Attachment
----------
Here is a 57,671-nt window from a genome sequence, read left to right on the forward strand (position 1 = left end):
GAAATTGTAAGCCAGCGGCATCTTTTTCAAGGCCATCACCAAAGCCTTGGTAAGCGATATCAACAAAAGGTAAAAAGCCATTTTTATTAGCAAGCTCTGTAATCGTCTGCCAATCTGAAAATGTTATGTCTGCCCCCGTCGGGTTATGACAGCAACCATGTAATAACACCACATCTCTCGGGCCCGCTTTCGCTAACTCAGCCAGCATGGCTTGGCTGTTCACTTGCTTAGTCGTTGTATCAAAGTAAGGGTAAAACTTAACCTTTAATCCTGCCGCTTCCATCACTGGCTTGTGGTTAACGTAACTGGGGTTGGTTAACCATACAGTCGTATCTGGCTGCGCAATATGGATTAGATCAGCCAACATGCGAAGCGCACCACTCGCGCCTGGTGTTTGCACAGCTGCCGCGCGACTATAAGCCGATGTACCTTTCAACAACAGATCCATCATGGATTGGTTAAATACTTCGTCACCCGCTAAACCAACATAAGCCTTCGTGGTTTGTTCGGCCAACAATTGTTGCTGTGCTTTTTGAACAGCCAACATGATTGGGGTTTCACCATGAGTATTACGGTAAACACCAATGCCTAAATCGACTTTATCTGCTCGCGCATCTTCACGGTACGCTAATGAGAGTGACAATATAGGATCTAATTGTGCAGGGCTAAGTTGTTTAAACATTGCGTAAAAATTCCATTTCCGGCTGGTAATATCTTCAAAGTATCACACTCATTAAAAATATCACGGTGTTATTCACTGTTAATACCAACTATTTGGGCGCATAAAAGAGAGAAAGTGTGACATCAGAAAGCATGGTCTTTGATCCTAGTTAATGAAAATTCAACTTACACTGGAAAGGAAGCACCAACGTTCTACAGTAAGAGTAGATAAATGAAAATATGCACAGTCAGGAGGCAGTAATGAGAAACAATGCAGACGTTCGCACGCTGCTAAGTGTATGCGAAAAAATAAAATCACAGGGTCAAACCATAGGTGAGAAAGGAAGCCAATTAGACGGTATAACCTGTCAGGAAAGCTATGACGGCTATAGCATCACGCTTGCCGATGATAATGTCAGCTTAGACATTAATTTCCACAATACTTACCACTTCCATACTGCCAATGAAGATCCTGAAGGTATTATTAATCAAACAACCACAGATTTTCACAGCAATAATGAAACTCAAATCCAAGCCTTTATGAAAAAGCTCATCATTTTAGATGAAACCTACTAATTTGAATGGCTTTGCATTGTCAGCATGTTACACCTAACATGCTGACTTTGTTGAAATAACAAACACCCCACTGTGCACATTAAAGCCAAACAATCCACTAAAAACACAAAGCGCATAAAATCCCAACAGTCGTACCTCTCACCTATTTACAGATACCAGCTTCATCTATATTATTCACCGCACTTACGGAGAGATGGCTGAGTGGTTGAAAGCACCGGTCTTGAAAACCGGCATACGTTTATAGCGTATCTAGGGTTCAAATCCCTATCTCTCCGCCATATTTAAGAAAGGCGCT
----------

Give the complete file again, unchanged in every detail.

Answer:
Here is a 57,671-nt window from a genome sequence, read left to right on the forward strand (position 1 = left end):
GAAATTGTAAGCCAGCGGCATCTTTTTCAAGGCCATCACCAAAGCCTTGGTAAGCGATATCAACAAAAGGTAAAAAGCCATTTTTATTAGCAAGCTCTGTAATCGTCTGCCAATCTGAAAATGTTATGTCTGCCCCCGTCGGGTTATGACAGCAACCATGTAATAACACCACATCTCTCGGGCCCGCTTTCGCTAACTCAGCCAGCATGGCTTGGCTGTTCACTTGCTTAGTCGTTGTATCAAAGTAAGGGTAAAACTTAACCTTTAATCCTGCCGCTTCCATCACTGGCTTGTGGTTAACGTAACTGGGGTTGGTTAACCATACAGTCGTATCTGGCTGCGCAATATGGATTAGATCAGCCAACATGCGAAGCGCACCACTCGCGCCTGGTGTTTGCACAGCTGCCGCGCGACTATAAGCCGATGTACCTTTCAACAACAGATCCATCATGGATTGGTTAAATACTTCGTCACCCGCTAAACCAACATAAGCCTTCGTGGTTTGTTCGGCCAACAATTGTTGCTGTGCTTTTTGAACAGCCAACATGATTGGGGTTTCACCATGAGTATTACGGTAAACACCAATGCCTAAATCGACTTTATCTGCTCGCGCATCTTCACGGTACGCTAATGAGAGTGACAATATAGGATCTAATTGTGCAGGGCTAAGTTGTTTAAACATTGCGTAAAAATTCCATTTCCGGCTGGTAATATCTTCAAAGTATCACACTCATTAAAAATATCACGGTGTTATTCACTGTTAATACCAACTATTTGGGCGCATAAAAGAGAGAAAGTGTGACATCAGAAAGCATGGTCTTTGATCCTAGTTAATGAAAATTCAACTTACACTGGAAAGGAAGCACCAACGTTCTACAGTAAGAGTAGATAAATGAAAATATGCACAGTCAGGAGGCAGTAATGAGAAACAATGCAGACGTTCGCACGCTGCTAAGTGTATGCGAAAAAATAAAATCACAGGGTCAAACCATAGGTGAGAAAGGAAGCCAATTAGACGGTATAACCTGTCAGGAAAGCTATGACGGCTATAGCATCACGCTTGCCGATGATAATGTCAGCTTAGACATTAATTTCCACAATACTTACCACTTCCATACTGCCAATGAAGATCCTGAAGGTATTATTAATCAAACAACCACAGATTTTCACAGCAATAATGAAACTCAAATCCAAGCCTTTATGAAAAAGCTCATCATTTTAGATGAAACCTACTAATTTGAATGGCTTTGCATTGTCAGCATGTTACACCTAACATGCTGACTTTGTTGAAATAACAAACACCCCACTGTGCACATTAAAGCCAAACAATCCACTAAAAACACAAAGCGCATAAAATCCCAACAGTCGTACCTCTCACCTATTTACAGATACCAGCTTCATCTATATTATTCACCGCACTTACGGAGAGATGGCTGAGTGGTTGAAAGCACCGGTCTTGAAAACCGGCATACGTTTATAGCGTATCTAGGGTTCAAATCCCTATCTCTCCGCCATATTTAAGAAAGGCGCT